That's all I'm going to say about that because I promised my daughter I'd be nice to the usually demure Hathaway who is starring in our favorite Victor Hugo classic.


Long live this latest endangered species.

Tuesday, January 1, 2013

A Very Human Christmas

Grandmother Herta Schenk-Allen circa 1915, Harrisburg, PA.

 Uncle Ralph delights in decorations - picture window perfect.


My parents, Walter & Isabel Allen, 1950, Hollywood CA.
A  newly-wedded couple's Christmas.

After so many Christmases you'd think I'd learned to approach them realistically. That is - without this expectation of flawless people, mealtimes and moments.

Regarding the top photo of Grandma Herta. Looks iconic and idealistic, doesn't it? One Christmas entry from her husband, my grandfather Sherman's diary read like this:

Dec 27, 1914: Cold & clear. I am in disfavor with Herta. Sing cantata by Brewer, The Holy Night. 
Dec 24, 1915: Gift trouble with Herta (probably mine to her not satisfactory) We have the children in for the tree 5-7 P.M.

Not so perfect as it looks.

When I returned to work 2 days after Christmas, my friend refused to talk about her Christmas. Of course, I had to know more. "The day started with crying and ended with crying, " she said.

"Oh well, how bout that?  I cried in the middle of it, " I exclaimed!  So between the two of us,  we rounded out the whole day for a not-as-special-as-we'd-hoped-for, teary Christmas.

Ours started beautifully with Handel's Messiah on the record or CD player (whichever one is working at the time...For unto us a Child is Born...), Betty Crocker's Jolly Breakfast ring, a traditional coffee cake my mother always made, hardboiled eggs, orange juice, coffee. I've expanded the menu with mini-quiches and bacon or sausage. We fill our Christmas plates and gather round the tree for a great time of gift opening.

Mother-in-law joined us. 

After the grand finale gift of a ping-pong table (to lure my son and his teenager friends to hang out at OUR house), the dinner prep starts. Table set for 8.

Mother in law said she's going home. She's tired. I had offered a nap earlier anticipating her fatigue,  to which she had been offended that I thought she'd need one. "No, I'm going home. " She resolved.  No Christmas dinner together? This nearly a cardinal sin in my book. You have to be together for Christmas, with your best on, the silver out, ham, scalloped potatoes, cranberry salad, roasted carrots, crystal goblets and wine glasses of Martinelli. You have to stay.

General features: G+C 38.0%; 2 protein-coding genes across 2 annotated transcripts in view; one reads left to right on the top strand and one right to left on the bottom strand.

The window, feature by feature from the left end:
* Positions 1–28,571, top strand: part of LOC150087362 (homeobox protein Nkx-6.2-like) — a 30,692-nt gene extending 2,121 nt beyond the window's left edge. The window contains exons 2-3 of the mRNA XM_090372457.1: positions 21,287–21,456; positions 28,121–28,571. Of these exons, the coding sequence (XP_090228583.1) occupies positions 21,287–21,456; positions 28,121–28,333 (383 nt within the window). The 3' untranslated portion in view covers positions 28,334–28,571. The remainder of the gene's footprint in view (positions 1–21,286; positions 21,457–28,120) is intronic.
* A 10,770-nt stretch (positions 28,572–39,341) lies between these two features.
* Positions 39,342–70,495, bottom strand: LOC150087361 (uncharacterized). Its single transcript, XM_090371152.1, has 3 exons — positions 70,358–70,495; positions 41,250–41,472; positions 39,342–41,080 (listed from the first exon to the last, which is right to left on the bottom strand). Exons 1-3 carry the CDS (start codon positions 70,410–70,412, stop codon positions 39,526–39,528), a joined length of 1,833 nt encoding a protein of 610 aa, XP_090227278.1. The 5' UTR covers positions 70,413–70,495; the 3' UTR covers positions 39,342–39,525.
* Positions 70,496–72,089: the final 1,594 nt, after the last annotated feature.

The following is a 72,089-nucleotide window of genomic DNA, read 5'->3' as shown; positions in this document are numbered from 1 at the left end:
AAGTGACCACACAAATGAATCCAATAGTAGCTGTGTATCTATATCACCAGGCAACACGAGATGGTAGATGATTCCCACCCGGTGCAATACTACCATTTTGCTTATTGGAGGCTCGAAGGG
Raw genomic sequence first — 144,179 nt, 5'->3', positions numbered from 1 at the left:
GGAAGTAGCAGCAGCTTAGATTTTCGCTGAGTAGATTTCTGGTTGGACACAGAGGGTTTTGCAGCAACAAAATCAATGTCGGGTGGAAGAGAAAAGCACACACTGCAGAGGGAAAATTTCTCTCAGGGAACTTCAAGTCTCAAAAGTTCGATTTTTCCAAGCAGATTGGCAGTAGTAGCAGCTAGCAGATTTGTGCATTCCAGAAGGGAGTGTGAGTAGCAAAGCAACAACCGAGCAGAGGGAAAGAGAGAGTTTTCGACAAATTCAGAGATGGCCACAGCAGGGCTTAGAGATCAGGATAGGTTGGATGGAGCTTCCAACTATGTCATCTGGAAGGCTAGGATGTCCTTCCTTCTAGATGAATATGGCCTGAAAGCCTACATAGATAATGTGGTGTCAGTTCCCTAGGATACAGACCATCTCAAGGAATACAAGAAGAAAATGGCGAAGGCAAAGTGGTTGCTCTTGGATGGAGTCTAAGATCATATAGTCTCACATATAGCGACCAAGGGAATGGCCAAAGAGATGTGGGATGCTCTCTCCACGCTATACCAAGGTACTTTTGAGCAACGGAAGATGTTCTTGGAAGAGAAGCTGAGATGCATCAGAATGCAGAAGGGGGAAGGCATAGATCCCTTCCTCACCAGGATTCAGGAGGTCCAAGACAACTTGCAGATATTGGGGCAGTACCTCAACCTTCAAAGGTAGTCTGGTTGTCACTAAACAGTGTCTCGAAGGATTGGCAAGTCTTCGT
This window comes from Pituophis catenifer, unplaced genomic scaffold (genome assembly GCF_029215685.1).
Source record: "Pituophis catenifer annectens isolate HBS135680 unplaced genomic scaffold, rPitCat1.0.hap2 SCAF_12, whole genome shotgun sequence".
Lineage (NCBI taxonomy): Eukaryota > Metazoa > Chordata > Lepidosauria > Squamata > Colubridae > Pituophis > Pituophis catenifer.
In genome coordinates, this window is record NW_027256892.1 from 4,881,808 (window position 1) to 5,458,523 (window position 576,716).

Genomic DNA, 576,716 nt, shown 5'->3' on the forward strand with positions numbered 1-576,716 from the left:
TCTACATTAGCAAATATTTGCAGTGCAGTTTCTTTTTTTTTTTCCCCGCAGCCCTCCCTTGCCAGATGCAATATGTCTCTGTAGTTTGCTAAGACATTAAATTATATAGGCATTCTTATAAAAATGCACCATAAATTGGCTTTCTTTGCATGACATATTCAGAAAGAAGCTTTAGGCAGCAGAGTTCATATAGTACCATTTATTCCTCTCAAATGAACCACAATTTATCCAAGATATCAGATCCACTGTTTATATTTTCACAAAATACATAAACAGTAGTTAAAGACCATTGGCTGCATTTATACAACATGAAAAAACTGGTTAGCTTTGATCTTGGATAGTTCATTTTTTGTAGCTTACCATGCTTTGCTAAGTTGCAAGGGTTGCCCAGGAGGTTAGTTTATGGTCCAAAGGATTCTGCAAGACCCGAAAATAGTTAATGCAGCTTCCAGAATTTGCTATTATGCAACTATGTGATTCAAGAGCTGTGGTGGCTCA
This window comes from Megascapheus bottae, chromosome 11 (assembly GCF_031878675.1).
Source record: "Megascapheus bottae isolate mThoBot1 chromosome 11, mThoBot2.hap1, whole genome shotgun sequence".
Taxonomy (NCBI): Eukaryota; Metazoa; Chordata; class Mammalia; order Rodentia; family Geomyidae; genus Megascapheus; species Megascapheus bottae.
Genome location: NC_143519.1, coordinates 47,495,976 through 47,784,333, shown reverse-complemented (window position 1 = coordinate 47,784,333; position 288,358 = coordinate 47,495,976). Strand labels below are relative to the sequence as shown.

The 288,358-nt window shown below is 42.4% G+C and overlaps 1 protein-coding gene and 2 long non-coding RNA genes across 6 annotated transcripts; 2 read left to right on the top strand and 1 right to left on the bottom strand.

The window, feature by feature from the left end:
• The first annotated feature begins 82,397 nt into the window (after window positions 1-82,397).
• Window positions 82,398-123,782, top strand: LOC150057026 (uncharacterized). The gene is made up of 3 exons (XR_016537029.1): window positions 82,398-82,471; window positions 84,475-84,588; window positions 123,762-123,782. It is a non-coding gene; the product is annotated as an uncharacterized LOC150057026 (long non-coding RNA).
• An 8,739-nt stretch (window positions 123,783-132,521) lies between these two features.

"Let her go",  my husband says. After which I receive a spousal lecture on being insensitive to averting a Christmas catasrophe. "Do you want a cranky old lady at your dinner table? I'm trying to keep peace on a holiday and you are oblivious to anything but your precious dinner."

So I remove one place setting and chair and continue preparing for 7 for dinner, wiping tears. I just wanted a Christmas with the whole family present!

Then, while halving grapes on a cutting board,  the special Christmas moment snuck up on me.... unexpectedly. You have to watch for them or you'll miss them entirely:

Son and friend in the kitchen, while I cook, we see how many lyrics to White Christmas, Silver Bells, and Chestnuts we remember by heart. It was sweet, the 3 of us outdoing one another singing accapella. His mother passed from cancer last year and he is here for Christmas dinner.

Just as I am serving, he announces he has to go. Granted, dinner is an hour and a half off schedule because of unexpected mid-day lecture and cry-spell, so it's partly our fault.

"Another family invited me and I thought I'd be done by now and make both dinners. Is that rude, Mrs Shaw?" I wanted to shout "YES! It's very rude!" But I didn't and smiled as I removed another place setting and chair from the dining table, now set for 6. Both leaves in the table we are all really spread out now.

Meanwhile, my work-friend who started and ended her Christmas crying, said she kept getting unexpected guest at her Christmas Dinner. Son is not welcome at girlfriend Christmas table because he had not formally met the father. So he stays home. She adds a place setting and chair. Then girlfriend comes. Add another. So her table is the exact opposite of mine. Too late to undo everything and add a leaf, she has squeezed 8 people on a table for 6.

It's hilarious to me to think that these two opposite developments were happening at the same time, in different houses, a few miles apart, each mother of the house a little frustrated and disappointed that our Smitten Kitchen/Martha Stewart meal was not transpiring as expected.

It was after all, and always will be, a very human Christmas. And we will take what we can get, both prickly pine needles and lovely spicy scent, with a grateful heart.